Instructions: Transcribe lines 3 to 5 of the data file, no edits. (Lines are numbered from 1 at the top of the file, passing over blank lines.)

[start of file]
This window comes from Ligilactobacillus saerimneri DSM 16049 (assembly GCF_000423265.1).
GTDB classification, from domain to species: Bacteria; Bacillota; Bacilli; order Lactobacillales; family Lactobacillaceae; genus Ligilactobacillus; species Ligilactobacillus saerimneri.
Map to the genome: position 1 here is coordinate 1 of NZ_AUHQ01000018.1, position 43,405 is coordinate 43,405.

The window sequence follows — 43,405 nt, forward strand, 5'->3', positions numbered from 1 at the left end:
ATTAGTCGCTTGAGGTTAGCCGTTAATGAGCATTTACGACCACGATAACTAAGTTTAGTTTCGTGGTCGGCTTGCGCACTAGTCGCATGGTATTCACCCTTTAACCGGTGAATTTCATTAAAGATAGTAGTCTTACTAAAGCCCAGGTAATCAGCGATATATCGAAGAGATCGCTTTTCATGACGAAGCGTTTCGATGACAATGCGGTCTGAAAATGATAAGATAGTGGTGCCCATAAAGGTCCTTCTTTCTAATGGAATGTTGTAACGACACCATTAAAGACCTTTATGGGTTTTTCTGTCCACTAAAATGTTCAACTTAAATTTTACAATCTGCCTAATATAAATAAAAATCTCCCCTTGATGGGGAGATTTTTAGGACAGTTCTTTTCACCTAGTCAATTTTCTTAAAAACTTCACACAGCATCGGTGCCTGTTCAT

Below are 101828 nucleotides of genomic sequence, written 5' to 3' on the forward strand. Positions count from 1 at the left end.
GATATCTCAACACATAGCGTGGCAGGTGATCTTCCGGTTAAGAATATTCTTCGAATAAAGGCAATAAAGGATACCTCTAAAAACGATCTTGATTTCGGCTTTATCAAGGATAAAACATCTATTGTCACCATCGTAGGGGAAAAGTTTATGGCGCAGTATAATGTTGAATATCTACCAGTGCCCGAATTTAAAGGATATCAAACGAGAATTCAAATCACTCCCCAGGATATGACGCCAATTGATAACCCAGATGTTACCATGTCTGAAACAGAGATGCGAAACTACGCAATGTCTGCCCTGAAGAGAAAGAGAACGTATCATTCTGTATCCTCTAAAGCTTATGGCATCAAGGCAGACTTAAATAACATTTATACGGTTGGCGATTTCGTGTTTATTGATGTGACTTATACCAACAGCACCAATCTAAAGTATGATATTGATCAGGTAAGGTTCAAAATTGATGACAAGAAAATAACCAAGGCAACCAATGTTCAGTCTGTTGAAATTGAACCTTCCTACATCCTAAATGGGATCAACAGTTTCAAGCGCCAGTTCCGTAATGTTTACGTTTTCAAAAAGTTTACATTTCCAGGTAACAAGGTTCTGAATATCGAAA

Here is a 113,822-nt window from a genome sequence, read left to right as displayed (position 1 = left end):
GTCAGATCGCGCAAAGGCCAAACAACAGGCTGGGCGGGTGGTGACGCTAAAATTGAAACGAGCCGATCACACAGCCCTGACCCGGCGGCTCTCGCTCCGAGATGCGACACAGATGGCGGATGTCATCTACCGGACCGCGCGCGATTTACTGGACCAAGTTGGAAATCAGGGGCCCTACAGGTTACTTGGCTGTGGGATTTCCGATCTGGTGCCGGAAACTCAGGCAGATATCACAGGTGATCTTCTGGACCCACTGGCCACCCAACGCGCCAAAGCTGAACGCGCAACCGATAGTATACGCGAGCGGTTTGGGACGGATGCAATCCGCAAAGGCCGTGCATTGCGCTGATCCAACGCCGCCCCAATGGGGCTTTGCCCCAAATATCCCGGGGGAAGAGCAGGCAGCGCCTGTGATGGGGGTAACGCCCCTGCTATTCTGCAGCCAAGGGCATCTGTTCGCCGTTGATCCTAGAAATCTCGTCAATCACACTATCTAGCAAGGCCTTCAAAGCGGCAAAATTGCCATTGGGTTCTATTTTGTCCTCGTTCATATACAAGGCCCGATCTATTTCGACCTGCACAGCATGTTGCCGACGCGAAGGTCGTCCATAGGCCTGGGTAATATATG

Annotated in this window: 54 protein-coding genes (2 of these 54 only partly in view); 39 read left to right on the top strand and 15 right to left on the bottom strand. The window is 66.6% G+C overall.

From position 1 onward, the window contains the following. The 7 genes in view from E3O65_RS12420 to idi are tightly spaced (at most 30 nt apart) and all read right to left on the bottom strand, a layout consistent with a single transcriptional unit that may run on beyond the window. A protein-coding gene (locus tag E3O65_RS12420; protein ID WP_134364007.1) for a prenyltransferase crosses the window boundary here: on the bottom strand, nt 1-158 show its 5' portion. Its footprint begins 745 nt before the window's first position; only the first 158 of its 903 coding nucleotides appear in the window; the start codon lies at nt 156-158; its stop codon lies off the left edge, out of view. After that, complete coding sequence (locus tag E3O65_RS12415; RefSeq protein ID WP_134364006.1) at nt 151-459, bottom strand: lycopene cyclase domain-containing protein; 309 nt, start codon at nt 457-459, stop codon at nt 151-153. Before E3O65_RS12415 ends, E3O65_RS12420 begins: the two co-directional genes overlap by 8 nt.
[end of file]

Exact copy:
Map to the genome: position 1 here is coordinate 1 of NZ_AUHQ01000018.1, position 43,405 is coordinate 43,405.

The window sequence follows — 43,405 nt, forward strand, 5'->3', positions numbered from 1 at the left end:
ATTAGTCGCTTGAGGTTAGCCGTTAATGAGCATTTACGACCACGATAACTAAGTTTAGTTTCGTGGTCGGCTTGCGCACTAGTCGCATGGTATTCACCCTTTAACCGGTGAATTTCATTAAAGATAGTAGTCTTACTAAAGCCCAGGTAATCAGCGATATATCGAAGAGATCGCTTTTCATGACGAAGCGTTTCGATGACAATGCGGTCTGAAAATGATAAGATAGTGGTGCCCATAAAGGTCCTTCTTTCTAATGGAATGTTGTAACGACACCATTAAAGACCTTTATGGGTTTTTCTGTCCACTAAAATGTTCAACTTAAATTTTACAATCTGCCTAATATAAATAAAAATCTCCCCTTGATGGGGAGATTTTTAGGACAGTTCTTTTCACCTAGTCAATTTTCTTAAAAACTTCACACAGCATCGGTGCCTGTTCAT